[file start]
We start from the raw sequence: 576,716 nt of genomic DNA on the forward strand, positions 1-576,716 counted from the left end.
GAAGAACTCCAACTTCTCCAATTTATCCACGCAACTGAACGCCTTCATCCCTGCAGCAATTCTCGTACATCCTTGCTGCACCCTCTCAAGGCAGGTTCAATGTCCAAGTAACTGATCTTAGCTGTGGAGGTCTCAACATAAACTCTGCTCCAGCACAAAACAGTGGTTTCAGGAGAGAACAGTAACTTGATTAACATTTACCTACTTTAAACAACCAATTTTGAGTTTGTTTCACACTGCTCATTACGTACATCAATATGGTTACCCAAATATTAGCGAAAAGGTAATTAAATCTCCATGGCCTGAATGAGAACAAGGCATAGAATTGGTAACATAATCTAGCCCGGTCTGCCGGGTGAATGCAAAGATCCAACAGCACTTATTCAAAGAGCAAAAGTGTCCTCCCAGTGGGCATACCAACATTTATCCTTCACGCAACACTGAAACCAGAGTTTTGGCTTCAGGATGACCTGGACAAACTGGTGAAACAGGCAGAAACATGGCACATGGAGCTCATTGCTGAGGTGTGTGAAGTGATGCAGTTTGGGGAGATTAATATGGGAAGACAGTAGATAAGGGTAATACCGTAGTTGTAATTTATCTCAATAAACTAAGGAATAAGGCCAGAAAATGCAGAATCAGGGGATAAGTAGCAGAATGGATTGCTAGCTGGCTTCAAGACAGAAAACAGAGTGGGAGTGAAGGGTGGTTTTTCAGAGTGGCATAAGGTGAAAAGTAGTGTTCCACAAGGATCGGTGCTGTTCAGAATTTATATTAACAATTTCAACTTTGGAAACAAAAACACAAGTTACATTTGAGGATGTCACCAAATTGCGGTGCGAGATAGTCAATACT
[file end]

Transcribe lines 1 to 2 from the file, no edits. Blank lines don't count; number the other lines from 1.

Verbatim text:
We start from the raw sequence: 576,716 nt of genomic DNA on the forward strand, positions 1-576,716 counted from the left end.
GAAGAACTCCAACTTCTCCAATTTATCCACGCAACTGAACGCCTTCATCCCTGCAGCAATTCTCGTACATCCTTGCTGCACCCTCTCAAGGCAGGTTCAATGTCCAAGTAACTGATCTTAGCTGTGGAGGTCTCAACATAAACTCTGCTCCAGCACAAAACAGTGGTTTCAGGAGAGAACAGTAACTTGATTAACATTTACCTACTTTAAACAACCAATTTTGAGTTTGTTTCACACTGCTCATTACGTACATCAATATGGTTACCCAAATATTAGCGAAAAGGTAATTAAATCTCCATGGCCTGAATGAGAACAAGGCATAGAATTGGTAACATAATCTAGCCCGGTCTGCCGGGTGAATGCAAAGATCCAACAGCACTTATTCAAAGAGCAAAAGTGTCCTCCCAGTGGGCATACCAACATTTATCCTTCACGCAACACTGAAACCAGAGTTTTGGCTTCAGGATGACCTGGACAAACTGGTGAAACAGGCAGAAACATGGCACATGGAGCTCATTGCTGAGGTGTGTGAAGTGATGCAGTTTGGGGAGATTAATATGGGAAGACAGTAGATAAGGGTAATACCGTAGTTGTAATTTATCTCAATAAACTAAGGAATAAGGCCAGAAAATGCAGAATCAGGGGATAAGTAGCAGAATGGATTGCTAGCTGGCTTCAAGACAGAAAACAGAGTGGGAGTGAAGGGTGGTTTTTCAGAGTGGCATAAGGTGAAAAGTAGTGTTCCACAAGGATCGGTGCTGTTCAGAATTTATATTAACAATTTCAACTTTGGAAACAAAAACACAAGTTACATTTGAGGATGTCACCAAATTGCGGTGCGAGATAGTCAATACT